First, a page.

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European Commissioners and the Prospects of a European Public Sphere: Information, Representation and Legitimacy

Abstract : s part of its formal duties to represent ‘the European interest’ and propose means of deepening European integration, the Commission produces and disseminates a wealth of information about itself, its activities and those of the European Union as a whole. Contrary to popular perceptions and the omnipresent political discourse about the Union’s ‘democratic deficit’, it is therefore difficult to argue that this organisation lacks transparency. Rather the central challenge facing the Commission concerns how its agents render the information released ‘legible’ for journalists and a general public still largely unused to the specificities of Europe-wide politics. In more analytical terms, studying the communication activities carried out by Commission staff from the angle of political representation – defined as both ‘speaking for’ and ‘symbolically incarnating’ (Abélès 1997: 247) – sheds light upon a number of traits of the EU which constantly sap its legitimacy as a source of political discourse. More precisely, the puzzle for empirical research then becomes how practioners within the Commission strive – sometimes successfully, often unsuccessfully – to legitimate themselves. By legitimation is meant the transformation of public acceptance of their self-organisation from one based upon an unstable consensus of interest-based calculations into one based upon a durable ‘belief in the social value of institutions’ (Lagroye 1985: 399).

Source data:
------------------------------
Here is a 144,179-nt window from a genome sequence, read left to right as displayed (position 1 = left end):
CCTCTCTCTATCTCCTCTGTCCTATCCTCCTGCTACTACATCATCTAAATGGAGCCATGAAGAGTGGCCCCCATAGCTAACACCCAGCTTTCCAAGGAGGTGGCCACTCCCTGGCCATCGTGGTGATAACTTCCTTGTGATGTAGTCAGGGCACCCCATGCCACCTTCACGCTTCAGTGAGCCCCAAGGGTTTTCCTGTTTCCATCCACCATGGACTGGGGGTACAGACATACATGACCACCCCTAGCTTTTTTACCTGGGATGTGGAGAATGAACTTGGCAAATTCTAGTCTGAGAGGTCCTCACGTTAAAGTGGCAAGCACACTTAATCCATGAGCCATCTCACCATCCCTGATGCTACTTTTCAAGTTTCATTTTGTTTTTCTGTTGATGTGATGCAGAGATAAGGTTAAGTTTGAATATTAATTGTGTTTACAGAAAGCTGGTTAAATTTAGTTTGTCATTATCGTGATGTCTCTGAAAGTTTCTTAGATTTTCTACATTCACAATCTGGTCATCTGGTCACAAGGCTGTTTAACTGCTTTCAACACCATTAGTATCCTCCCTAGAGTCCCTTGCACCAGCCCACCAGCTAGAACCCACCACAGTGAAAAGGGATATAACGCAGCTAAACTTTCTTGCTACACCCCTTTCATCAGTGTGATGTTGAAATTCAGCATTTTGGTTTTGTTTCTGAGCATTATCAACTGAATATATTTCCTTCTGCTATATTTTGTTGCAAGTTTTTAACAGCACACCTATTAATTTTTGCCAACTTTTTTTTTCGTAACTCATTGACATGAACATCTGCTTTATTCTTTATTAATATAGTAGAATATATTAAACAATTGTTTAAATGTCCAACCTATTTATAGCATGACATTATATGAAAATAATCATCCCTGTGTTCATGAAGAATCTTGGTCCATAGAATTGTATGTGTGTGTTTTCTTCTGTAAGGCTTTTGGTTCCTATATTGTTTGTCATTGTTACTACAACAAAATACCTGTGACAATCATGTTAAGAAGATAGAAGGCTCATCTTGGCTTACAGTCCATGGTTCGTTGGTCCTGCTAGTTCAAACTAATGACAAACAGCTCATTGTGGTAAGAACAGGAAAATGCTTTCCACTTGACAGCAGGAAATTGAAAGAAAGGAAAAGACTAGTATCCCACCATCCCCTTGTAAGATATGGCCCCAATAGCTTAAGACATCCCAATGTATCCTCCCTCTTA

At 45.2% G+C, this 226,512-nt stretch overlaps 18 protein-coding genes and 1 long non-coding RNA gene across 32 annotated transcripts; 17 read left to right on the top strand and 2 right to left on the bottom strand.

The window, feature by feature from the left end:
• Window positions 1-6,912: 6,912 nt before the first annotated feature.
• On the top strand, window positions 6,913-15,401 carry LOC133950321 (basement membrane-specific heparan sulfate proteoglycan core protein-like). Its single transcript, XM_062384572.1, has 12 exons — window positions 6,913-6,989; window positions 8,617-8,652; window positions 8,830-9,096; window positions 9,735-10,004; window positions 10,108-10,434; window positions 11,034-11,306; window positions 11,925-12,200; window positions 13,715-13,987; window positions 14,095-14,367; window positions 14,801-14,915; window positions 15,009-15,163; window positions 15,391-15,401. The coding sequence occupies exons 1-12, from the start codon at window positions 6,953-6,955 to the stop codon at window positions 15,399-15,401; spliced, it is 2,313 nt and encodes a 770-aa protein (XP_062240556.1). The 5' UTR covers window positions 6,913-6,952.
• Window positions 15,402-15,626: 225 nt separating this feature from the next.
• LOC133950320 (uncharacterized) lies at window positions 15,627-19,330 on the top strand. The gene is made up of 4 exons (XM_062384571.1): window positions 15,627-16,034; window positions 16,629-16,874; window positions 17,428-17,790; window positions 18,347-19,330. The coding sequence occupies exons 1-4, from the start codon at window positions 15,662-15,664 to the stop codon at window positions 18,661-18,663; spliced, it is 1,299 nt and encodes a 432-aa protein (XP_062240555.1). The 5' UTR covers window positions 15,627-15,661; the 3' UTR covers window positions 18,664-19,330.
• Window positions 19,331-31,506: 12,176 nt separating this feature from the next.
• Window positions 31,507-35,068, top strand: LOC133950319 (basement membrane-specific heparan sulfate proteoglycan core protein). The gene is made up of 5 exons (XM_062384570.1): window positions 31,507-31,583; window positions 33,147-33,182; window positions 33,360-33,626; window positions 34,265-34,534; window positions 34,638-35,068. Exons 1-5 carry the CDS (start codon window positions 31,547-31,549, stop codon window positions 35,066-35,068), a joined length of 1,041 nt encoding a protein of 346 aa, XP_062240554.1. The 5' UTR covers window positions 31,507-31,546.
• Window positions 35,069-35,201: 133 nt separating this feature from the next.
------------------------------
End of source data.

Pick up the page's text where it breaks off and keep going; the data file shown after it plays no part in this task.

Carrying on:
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Andy Smith. European Commissioners and the Prospects of a European Public Sphere: Information, Representation and Legitimacy. Fossum John Erik et Schlesinger Philip (eds). The European Union and the Public Sphere: A Communicative Space in the Making?, Routledge, pp.227-245, 2007. ⟨halshs-00186409⟩



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